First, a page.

From the magical items, I took an arrow and a sword for myself. The arrow had slain an angel, and its fiendish power remained strong. The sword I traded for with Romalar, and its holy power was a bane to demons. Neither of these creature types belonged to our world, and I was preparing to challenge any who dared trespass.
From the mundane treasure, my cut was over fifteen pounds of gold coin. I buried it outside of town, to keep it safe. I drew a map on sturdy velum -- it seemed the thing to do -- and kept it hidden and safe on my person.
Over these several days, I noticed more about Romalar. While holding the eye, I saw an oddity in his soul. I had many questions: some that Romalar could perhaps answer, and others that only time and study would resolve. I judged that we should persuade him to join our party, to keep an eye on him, and to give me time to question and study him.
After we had dealt with our accumulated loot, the dwarves had still not arrived. It appeared our next task would be to find them, and bring them here.
Just as we had decided to set out the next day, the rock heads finally arrived. I slept through their coming, lost in calm reverie over the graves of fallen mortal men, but I was told about it later. They came from beneath the earth; they had tunneled all the way here from their lands up river. Stupid they may be, but I must admit, they are powerful diggers.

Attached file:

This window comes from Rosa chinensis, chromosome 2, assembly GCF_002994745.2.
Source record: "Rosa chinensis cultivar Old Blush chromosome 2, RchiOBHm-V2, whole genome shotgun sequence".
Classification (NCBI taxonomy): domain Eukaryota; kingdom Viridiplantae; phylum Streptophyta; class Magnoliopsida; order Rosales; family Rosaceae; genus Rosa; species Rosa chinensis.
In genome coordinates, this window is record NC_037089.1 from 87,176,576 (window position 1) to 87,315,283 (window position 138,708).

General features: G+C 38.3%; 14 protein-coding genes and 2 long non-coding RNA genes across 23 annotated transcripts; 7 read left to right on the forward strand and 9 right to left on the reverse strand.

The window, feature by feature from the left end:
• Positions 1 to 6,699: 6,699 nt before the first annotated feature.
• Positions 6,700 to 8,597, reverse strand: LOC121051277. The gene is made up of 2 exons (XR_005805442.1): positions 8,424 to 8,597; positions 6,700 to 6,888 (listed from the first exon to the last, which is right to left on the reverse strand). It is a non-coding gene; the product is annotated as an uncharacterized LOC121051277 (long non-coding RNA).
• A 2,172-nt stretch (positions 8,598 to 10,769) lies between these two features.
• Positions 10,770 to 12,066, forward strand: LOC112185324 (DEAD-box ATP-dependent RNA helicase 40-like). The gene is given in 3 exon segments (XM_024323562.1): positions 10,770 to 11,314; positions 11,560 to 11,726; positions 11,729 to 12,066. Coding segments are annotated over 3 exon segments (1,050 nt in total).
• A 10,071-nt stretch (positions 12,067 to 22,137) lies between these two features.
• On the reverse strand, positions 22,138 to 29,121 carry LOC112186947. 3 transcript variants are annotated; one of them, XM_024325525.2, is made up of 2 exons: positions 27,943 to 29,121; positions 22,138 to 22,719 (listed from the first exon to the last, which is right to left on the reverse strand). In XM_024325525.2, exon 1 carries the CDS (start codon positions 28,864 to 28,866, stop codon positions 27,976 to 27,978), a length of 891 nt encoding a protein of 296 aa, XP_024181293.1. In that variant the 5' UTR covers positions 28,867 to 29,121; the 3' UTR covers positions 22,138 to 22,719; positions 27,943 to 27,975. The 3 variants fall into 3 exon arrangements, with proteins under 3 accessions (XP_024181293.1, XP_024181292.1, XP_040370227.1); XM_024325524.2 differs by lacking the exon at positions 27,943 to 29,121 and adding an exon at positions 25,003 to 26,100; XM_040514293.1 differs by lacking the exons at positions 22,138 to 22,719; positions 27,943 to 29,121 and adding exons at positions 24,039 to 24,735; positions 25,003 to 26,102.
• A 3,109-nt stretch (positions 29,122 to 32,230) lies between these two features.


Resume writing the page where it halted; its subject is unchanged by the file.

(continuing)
Herzog dealt with Cromulunt D'Garnikle, and the dwarves set to work. We remained in town while they worked. In a surprisingly short time, their tunnels reached all the way to the ruins of Dar's End. Fell creatures awaited us there, and dealing with them would be our next task.
One final note: My ring -- the ring of whispers -- was more tricky than I first thought. It had a will of its own, and used its power to escape from me. It fled as far as our ship -- the Raven -- before I found it again. Since then, I resolved to keep it on a chain, to make another escape more difficult.
I commissioned such a chain be made. It would be ready soon.
At the end of the tunnel was a wall of white stone blocks, fitted with silvery mortar. The dwarves had widened their tunnel here, exposing a broad section of sloping white wall. A narrow passage, cut into the wall, seemed as a sinister maw into a shadowy chamber beyond.
Romalar, garbed in the celestial armor we had given him, peered into the gap. Inside was a large open space, filled with silvery, silken strands in a giant web. Out of the darkness came the creature that had frightened the dwarves, squeezing its way out of the narrow passage.
The creature was terrible: a badly distorted humanoid, large, and with bubbly silver skin. Being in front, Romalar drew its attacks, and paid the price. It grabbed him with both of its oddly jointed arms, crushed him in its grasp with a mighty rend, and bit him with its sharp teeth -- its face seemed split in half with the opening of its massive jaws.